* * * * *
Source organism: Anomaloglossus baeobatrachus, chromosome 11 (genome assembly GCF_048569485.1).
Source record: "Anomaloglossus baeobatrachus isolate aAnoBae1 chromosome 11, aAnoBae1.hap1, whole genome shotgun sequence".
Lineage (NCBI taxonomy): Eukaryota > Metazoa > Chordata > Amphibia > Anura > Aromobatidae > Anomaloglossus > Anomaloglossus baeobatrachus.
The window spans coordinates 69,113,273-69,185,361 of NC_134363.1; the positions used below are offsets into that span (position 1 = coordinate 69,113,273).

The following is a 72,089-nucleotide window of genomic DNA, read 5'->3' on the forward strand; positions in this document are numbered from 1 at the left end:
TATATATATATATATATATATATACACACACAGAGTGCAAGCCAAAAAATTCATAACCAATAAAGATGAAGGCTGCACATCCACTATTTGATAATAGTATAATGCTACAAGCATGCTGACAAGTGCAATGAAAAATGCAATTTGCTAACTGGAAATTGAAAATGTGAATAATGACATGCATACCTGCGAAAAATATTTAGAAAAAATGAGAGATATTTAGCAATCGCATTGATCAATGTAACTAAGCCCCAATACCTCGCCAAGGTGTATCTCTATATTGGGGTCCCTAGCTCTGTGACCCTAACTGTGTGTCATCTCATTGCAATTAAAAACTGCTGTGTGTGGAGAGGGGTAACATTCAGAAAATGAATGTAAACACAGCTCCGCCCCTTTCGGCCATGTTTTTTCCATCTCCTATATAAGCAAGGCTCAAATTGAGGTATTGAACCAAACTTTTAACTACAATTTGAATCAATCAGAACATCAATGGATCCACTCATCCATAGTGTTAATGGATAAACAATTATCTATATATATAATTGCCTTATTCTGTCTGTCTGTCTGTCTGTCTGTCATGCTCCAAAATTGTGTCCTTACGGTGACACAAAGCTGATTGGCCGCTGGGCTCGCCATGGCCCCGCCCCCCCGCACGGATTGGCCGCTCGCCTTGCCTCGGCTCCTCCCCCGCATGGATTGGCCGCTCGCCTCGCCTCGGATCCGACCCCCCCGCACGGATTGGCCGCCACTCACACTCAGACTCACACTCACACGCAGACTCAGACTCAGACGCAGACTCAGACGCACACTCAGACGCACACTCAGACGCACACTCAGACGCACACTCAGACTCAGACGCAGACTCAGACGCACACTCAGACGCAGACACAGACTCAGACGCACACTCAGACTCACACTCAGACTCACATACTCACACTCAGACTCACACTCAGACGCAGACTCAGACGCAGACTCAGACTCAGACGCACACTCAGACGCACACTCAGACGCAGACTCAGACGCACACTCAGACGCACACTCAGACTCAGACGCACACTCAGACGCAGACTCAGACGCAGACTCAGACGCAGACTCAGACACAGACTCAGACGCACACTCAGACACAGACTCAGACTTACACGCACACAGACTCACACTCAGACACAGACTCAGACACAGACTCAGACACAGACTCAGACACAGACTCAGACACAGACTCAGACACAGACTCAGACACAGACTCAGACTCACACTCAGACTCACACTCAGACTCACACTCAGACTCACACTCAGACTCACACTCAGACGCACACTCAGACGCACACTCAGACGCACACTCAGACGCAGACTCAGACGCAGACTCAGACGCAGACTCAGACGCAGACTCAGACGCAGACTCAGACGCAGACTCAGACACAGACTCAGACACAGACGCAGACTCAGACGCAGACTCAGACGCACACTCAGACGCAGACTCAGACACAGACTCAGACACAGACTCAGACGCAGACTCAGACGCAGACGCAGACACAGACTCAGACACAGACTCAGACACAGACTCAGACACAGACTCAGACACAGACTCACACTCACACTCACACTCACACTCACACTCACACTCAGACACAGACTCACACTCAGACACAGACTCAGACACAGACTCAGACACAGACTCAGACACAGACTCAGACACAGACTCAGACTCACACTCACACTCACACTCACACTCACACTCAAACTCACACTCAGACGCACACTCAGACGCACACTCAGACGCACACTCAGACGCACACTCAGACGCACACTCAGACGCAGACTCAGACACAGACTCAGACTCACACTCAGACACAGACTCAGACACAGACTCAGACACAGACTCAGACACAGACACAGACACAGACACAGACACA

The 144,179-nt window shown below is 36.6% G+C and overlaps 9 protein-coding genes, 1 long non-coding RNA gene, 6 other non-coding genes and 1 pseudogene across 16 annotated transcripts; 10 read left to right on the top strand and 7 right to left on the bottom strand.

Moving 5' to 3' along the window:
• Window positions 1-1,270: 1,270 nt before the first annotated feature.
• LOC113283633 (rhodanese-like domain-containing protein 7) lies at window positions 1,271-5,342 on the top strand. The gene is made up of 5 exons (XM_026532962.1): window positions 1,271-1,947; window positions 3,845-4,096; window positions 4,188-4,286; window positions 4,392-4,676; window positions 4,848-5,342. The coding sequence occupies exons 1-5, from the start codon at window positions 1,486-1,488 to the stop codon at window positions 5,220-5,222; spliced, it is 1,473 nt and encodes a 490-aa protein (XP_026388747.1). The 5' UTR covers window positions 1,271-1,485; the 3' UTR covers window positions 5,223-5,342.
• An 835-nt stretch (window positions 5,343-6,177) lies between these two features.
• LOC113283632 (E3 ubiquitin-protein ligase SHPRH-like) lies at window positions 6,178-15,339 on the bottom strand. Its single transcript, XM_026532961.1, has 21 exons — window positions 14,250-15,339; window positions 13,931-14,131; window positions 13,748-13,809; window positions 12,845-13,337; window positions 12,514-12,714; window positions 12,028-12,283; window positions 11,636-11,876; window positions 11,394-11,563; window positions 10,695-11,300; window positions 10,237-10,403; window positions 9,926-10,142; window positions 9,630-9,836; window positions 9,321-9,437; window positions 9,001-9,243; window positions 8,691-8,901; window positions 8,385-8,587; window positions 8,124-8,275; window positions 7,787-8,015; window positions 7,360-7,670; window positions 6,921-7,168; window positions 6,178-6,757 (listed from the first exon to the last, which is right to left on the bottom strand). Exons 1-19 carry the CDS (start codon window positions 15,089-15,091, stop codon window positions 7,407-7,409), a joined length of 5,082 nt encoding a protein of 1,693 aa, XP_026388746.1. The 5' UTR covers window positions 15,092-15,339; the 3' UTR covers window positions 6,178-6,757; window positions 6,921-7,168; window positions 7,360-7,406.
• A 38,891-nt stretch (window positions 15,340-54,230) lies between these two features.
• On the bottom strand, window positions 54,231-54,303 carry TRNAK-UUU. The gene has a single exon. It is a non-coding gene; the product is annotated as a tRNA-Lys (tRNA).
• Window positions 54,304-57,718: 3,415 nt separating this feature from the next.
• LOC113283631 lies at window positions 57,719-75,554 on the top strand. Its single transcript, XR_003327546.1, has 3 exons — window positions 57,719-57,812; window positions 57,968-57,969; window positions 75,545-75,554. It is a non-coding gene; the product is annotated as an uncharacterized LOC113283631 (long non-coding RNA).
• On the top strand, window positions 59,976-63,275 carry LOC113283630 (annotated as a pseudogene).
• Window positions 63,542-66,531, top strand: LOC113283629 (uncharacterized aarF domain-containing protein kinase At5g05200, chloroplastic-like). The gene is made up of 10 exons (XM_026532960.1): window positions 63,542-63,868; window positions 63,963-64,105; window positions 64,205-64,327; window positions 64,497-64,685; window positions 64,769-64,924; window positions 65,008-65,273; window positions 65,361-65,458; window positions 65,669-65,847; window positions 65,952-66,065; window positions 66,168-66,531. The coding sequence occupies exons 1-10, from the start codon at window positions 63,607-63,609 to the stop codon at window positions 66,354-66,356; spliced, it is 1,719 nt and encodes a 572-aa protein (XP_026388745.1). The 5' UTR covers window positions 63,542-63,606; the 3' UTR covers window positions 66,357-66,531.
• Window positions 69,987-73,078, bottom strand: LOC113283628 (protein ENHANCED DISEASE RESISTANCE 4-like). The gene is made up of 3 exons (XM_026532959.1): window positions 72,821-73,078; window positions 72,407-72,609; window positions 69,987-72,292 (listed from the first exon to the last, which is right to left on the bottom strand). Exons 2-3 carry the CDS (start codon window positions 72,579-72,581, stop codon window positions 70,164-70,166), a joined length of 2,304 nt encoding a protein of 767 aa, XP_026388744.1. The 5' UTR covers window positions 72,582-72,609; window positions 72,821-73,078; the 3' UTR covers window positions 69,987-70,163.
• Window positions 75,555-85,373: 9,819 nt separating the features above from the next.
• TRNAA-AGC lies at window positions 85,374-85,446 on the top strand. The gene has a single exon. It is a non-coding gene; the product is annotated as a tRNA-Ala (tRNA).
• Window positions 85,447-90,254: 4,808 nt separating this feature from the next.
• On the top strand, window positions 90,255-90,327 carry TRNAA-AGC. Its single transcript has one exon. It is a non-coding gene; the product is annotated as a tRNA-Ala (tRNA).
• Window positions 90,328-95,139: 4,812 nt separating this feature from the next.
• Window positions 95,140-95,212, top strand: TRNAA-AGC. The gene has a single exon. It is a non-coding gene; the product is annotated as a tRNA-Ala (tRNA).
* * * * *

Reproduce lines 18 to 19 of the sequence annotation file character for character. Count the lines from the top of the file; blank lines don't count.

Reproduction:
• Window positions 63,542-66,531, top strand: LOC113283629 (uncharacterized aarF domain-containing protein kinase At5g05200, chloroplastic-like). The gene is made up of 10 exons (XM_026532960.1): window positions 63,542-63,868; window positions 63,963-64,105; window positions 64,205-64,327; window positions 64,497-64,685; window positions 64,769-64,924; window positions 65,008-65,273; window positions 65,361-65,458; window positions 65,669-65,847; window positions 65,952-66,065; window positions 66,168-66,531. The coding sequence occupies exons 1-10, from the start codon at window positions 63,607-63,609 to the stop codon at window positions 66,354-66,356; spliced, it is 1,719 nt and encodes a 572-aa protein (XP_026388745.1). The 5' UTR covers window positions 63,542-63,606; the 3' UTR covers window positions 66,357-66,531.
• Window positions 69,987-73,078, bottom strand: LOC113283628 (protein ENHANCED DISEASE RESISTANCE 4-like). The gene is made up of 3 exons (XM_026532959.1): window positions 72,821-73,078; window positions 72,407-72,609; window positions 69,987-72,292 (listed from the first exon to the last, which is right to left on the bottom strand). Exons 2-3 carry the CDS (start codon window positions 72,579-72,581, stop codon window positions 70,164-70,166), a joined length of 2,304 nt encoding a protein of 767 aa, XP_026388744.1. The 5' UTR covers window positions 72,582-72,609; window positions 72,821-73,078; the 3' UTR covers window positions 69,987-70,163.